•His grandmother, 96, is among hundreds of millions in the developing world who was not vaccinated until recently.
•“By the time my grandmother got vaccinated by local officials it was already too late as she had been infected by Covid-19,” he said.
My grandmother’s heart is now failing, and mine is breaking. These were the words of CNN media personality Larry Madowo.
Madowo told CNN on Wednesday that every time he sees a call from home, his heart sinks.
“I always fear that they're ringing to say that my grandmother has died. She has been on a ventilator for four weeks and my anxiety is near breaking point,” he said.
His grandmother, 96, is among hundreds of millions in the developing world who was not vaccinated until recently.
“By the time my grandmother got vaccinated by local officials it was already too late as she had been infected by Covid-19,” he said adding that she outlived her husband by more than 25 years.
“All I needed to get protection was walk to a nearby drugstore in Washington, DC. But many people like my grandmother have died, or will die, because of the accident of where they live. Her heart is now failing, and mine is breaking,” he said.
“Though I'm more than 60 years younger than her, I was fully inoculated by April because I was living in the United States, where anybody over 12 can get a vaccine if they want one.”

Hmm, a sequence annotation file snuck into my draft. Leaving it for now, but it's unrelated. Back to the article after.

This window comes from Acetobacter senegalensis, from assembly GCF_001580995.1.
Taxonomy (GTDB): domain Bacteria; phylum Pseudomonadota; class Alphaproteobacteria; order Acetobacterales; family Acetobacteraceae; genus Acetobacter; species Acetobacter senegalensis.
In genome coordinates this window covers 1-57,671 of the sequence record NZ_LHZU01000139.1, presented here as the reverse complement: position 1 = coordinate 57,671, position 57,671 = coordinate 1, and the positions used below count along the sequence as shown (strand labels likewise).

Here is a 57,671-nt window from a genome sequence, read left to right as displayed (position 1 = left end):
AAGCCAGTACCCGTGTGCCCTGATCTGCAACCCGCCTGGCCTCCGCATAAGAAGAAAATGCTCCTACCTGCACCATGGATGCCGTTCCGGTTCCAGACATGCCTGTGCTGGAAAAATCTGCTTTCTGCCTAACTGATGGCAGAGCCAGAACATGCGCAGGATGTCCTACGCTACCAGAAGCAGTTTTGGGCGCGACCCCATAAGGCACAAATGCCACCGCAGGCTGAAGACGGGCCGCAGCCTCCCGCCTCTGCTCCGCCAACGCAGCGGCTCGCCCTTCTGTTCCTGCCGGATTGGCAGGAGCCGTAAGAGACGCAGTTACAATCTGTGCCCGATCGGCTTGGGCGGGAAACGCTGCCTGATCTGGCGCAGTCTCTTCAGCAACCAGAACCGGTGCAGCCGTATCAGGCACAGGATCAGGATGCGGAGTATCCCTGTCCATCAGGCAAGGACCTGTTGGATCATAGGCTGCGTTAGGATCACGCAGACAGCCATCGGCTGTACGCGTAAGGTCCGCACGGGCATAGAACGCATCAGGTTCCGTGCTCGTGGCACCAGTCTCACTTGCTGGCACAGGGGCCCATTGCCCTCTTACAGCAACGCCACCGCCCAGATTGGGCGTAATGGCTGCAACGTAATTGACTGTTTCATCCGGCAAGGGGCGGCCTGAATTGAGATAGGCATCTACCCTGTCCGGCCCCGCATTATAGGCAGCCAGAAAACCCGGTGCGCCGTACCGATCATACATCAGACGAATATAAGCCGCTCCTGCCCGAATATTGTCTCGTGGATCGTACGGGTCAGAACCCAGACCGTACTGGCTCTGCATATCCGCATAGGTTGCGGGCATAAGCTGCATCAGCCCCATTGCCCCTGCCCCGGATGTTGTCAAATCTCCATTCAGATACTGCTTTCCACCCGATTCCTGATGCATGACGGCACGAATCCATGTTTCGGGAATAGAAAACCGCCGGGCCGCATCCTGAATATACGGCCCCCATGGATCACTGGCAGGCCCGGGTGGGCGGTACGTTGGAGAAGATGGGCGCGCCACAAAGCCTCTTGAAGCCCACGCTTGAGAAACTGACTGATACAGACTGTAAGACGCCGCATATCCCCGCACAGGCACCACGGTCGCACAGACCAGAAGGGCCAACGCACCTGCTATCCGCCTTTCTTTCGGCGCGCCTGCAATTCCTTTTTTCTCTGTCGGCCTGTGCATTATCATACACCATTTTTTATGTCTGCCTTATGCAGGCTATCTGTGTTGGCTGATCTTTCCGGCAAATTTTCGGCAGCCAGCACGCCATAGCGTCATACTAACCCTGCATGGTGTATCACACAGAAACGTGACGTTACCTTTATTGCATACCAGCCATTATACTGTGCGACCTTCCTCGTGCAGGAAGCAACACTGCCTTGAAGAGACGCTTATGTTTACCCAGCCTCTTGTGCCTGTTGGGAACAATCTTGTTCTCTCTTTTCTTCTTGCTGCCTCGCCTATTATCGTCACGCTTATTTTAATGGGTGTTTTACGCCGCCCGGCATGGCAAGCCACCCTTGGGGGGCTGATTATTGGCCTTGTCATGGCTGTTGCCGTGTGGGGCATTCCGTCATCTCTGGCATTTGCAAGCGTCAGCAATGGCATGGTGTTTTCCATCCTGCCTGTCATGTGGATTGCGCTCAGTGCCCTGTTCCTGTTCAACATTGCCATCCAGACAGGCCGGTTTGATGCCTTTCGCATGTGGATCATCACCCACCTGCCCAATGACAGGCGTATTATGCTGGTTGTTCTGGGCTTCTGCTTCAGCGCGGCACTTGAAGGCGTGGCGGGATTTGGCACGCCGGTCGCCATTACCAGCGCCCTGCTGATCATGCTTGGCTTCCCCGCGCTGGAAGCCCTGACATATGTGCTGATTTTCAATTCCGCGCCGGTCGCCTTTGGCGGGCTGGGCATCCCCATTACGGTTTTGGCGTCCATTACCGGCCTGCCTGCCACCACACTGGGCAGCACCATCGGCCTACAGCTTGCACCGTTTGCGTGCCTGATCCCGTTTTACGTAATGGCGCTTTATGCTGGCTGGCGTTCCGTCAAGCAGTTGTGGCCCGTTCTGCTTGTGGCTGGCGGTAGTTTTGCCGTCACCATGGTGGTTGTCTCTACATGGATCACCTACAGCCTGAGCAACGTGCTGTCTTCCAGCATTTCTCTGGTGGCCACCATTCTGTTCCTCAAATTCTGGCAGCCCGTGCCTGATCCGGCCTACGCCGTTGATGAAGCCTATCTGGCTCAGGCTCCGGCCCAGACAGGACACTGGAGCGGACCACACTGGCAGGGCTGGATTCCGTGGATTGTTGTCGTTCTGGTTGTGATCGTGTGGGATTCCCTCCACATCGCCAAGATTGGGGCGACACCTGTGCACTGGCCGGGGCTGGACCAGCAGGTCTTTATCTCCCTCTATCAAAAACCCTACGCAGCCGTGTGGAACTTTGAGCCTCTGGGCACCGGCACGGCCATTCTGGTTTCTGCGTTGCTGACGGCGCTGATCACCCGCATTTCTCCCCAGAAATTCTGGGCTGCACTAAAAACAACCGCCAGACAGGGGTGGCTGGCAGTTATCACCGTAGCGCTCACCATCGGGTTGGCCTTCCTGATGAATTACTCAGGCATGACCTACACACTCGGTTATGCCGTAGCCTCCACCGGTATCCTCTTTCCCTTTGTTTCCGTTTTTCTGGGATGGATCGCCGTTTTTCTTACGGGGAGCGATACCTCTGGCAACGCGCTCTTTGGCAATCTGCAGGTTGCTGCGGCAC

Madowo says that he fears that Covid-19 would knock on his door once more.
He narrates how his uncle died last month leaving him devastated.
“I was heartbroken, and angry. He was not vaccinated because Kenya didn't -- and still does not -- have enough shots even for a senior like him,” he said.
“Justus was buried within 48 hours as the Kenyan government requires. He was the third family member who had died in the pandemic that I didn't get a chance to mourn properly or see laid to rest.”
Madowo blames vaccine inequality in Africa that he says leads to deaths.
Kenya is among countries that have been hit by vaccine shortage after the Indian government halted vaccine exports due to satisfy domestic demand.
But the Health ministry is yet to decide whether mixing vaccines from different manufacturers will be the next viable option.
Last week, the government said it is targeting to have vaccinated at least 13 million Kenyans by December,
Acting Health director general Patrick Amoth said the Ministry of Health has ordered 13 million doses of single shot Johnson and Johnson vaccine which are expected in the country soon.
He said the vaccine is more effective compared to the two-shot of AstraZeneca vaccine which had earlier been ordered.
The government is currently prioritising second doses for health workers, teachers, other essential workers and people aged 58 and above.